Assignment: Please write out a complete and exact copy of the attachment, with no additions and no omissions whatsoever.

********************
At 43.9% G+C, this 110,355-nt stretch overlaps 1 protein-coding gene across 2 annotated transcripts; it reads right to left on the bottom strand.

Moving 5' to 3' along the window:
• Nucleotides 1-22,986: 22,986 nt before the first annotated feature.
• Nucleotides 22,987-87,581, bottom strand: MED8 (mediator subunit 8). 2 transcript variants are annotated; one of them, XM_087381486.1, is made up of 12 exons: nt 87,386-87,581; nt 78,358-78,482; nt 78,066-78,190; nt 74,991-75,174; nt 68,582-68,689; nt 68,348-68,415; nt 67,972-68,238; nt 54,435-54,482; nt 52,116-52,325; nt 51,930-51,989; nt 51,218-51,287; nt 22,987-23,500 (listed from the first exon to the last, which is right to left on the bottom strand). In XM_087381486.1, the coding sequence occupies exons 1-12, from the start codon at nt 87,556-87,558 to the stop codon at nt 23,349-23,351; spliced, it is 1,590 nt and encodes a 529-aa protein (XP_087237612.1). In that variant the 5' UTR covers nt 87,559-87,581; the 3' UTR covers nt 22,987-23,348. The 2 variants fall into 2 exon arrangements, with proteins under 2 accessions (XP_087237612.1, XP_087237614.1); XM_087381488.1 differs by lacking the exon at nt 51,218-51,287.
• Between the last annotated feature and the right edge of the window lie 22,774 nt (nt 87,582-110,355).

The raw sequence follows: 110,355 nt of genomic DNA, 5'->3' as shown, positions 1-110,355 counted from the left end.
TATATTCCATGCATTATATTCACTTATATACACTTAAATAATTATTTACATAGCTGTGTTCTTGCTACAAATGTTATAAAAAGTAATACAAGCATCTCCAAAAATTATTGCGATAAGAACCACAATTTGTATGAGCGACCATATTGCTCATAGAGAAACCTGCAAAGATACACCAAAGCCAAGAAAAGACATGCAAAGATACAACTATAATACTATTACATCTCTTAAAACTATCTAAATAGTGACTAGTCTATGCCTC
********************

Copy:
At 43.9% G+C, this 110,355-nt stretch overlaps 1 protein-coding gene across 2 annotated transcripts; it reads right to left on the bottom strand.

Moving 5' to 3' along the window:
• Nucleotides 1-22,986: 22,986 nt before the first annotated feature.
• Nucleotides 22,987-87,581, bottom strand: MED8 (mediator subunit 8). 2 transcript variants are annotated; one of them, XM_087381486.1, is made up of 12 exons: nt 87,386-87,581; nt 78,358-78,482; nt 78,066-78,190; nt 74,991-75,174; nt 68,582-68,689; nt 68,348-68,415; nt 67,972-68,238; nt 54,435-54,482; nt 52,116-52,325; nt 51,930-51,989; nt 51,218-51,287; nt 22,987-23,500 (listed from the first exon to the last, which is right to left on the bottom strand). In XM_087381486.1, the coding sequence occupies exons 1-12, from the start codon at nt 87,556-87,558 to the stop codon at nt 23,349-23,351; spliced, it is 1,590 nt and encodes a 529-aa protein (XP_087237612.1). In that variant the 5' UTR covers nt 87,559-87,581; the 3' UTR covers nt 22,987-23,348. The 2 variants fall into 2 exon arrangements, with proteins under 2 accessions (XP_087237612.1, XP_087237614.1); XM_087381488.1 differs by lacking the exon at nt 51,218-51,287.
• Between the last annotated feature and the right edge of the window lie 22,774 nt (nt 87,582-110,355).

The raw sequence follows: 110,355 nt of genomic DNA, 5'->3' as shown, positions 1-110,355 counted from the left end.
TATATTCCATGCATTATATTCACTTATATACACTTAAATAATTATTTACATAGCTGTGTTCTTGCTACAAATGTTATAAAAAGTAATACAAGCATCTCCAAAAATTATTGCGATAAGAACCACAATTTGTATGAGCGACCATATTGCTCATAGAGAAACCTGCAAAGATACACCAAAGCCAAGAAAAGACATGCAAAGATACAACTATAATACTATTACATCTCTTAAAACTATCTAAATAGTGACTAGTCTATGCCTC